Fill in the blank. The formation of cork layers in
response to damage or infection is an example of blank defense in plants. (A) A biochemical, (B) a
preexisting structural, or (C) an induced structural.
To answer this question, let’s
first review why the formation of cork layers happens.
When plant tissues like, for
example, the bark on a tree are damaged, an entrance point for a pathogen to infect
the plant is created in the outer protective layer of the plant. In order to block the opening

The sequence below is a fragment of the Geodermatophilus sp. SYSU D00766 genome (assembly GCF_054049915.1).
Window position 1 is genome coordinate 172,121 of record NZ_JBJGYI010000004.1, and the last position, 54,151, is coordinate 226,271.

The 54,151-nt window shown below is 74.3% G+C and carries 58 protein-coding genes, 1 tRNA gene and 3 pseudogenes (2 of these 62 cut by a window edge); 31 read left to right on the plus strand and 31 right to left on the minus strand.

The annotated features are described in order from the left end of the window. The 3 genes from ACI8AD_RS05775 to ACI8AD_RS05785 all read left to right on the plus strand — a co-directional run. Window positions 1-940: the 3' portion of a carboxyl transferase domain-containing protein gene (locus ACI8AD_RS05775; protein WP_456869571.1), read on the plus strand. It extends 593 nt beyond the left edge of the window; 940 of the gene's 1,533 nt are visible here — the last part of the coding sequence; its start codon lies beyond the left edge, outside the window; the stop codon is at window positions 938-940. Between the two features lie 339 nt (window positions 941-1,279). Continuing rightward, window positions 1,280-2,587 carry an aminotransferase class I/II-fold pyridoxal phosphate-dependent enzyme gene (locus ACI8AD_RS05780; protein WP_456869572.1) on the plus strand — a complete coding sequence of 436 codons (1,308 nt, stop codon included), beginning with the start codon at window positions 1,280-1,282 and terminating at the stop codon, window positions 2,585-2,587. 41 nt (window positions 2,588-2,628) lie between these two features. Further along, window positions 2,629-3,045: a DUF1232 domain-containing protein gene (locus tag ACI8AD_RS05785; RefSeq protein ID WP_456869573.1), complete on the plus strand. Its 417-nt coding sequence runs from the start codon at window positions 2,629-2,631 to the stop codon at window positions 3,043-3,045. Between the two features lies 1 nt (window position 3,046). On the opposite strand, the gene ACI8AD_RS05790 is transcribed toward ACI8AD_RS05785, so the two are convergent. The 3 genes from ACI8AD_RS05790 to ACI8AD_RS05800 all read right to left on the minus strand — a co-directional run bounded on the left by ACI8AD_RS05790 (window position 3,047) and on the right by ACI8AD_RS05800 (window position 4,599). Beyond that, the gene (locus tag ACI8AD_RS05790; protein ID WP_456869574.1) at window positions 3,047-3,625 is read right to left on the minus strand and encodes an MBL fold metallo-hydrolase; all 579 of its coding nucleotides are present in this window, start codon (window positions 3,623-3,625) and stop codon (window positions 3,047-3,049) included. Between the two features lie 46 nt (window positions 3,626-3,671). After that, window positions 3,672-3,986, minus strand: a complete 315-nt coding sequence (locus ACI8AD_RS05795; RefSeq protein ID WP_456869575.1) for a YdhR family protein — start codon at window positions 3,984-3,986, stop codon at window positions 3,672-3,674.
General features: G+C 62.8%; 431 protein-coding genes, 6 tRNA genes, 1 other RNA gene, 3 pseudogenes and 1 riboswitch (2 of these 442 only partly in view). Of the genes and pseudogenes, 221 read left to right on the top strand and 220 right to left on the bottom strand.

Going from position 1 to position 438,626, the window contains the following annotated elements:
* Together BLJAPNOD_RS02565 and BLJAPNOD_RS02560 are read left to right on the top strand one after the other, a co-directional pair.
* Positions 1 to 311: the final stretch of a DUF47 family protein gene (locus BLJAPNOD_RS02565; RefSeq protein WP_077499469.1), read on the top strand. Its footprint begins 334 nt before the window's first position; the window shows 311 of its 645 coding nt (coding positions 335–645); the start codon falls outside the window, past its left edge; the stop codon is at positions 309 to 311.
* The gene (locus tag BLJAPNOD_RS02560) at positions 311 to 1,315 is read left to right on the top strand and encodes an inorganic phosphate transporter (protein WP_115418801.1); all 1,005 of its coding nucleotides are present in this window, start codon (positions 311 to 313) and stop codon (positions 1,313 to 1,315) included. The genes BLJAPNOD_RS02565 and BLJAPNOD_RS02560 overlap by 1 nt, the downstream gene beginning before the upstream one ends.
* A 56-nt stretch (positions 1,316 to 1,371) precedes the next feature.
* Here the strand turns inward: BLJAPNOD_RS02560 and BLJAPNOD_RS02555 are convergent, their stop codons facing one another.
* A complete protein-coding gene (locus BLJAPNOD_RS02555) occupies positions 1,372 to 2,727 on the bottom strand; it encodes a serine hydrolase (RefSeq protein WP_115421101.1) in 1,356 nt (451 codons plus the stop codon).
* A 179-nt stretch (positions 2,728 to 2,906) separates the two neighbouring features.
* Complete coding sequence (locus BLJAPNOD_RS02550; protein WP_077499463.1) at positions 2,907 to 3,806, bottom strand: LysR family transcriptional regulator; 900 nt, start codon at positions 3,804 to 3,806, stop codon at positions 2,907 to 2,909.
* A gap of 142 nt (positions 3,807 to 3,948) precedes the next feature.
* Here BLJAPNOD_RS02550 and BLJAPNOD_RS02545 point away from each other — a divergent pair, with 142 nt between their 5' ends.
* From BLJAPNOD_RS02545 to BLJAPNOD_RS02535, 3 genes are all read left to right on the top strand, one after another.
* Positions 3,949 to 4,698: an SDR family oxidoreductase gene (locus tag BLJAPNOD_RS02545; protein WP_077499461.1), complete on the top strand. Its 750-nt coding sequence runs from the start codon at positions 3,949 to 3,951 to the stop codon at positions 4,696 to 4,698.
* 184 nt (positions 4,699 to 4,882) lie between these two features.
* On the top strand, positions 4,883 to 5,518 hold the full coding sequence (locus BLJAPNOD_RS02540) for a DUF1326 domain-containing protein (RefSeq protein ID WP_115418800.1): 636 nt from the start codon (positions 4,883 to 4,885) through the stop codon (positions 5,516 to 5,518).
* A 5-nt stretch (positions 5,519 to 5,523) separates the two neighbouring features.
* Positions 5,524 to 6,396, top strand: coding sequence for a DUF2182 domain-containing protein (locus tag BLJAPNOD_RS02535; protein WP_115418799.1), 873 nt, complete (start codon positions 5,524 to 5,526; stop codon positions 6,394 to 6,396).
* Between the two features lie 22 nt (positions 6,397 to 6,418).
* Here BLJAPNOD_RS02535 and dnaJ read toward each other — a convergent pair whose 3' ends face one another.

created by the damage and prevent outside pathogens or other disease-causing
elements from entering the inner tissues of the plant, some plants can form layers
of cork. What kind of a defense is that?
We can easily see that this defense
involves physically blocking the entrance of pathogens and does not use a chemical
substance. It is therefore a structural, not a
biochemical, defense. Also, since this formation happens
as a response to damage, it isn’t a preexisting defense, like, for example, the
layer of bark on a tree trunk would be. It is instead an induced defense or
a defensive structure that is only produced in response to an actual attack or
Therefore, the correct answer must
be (C). The formation of cork layers in
response to damage or infection is an example of an induced structural defense in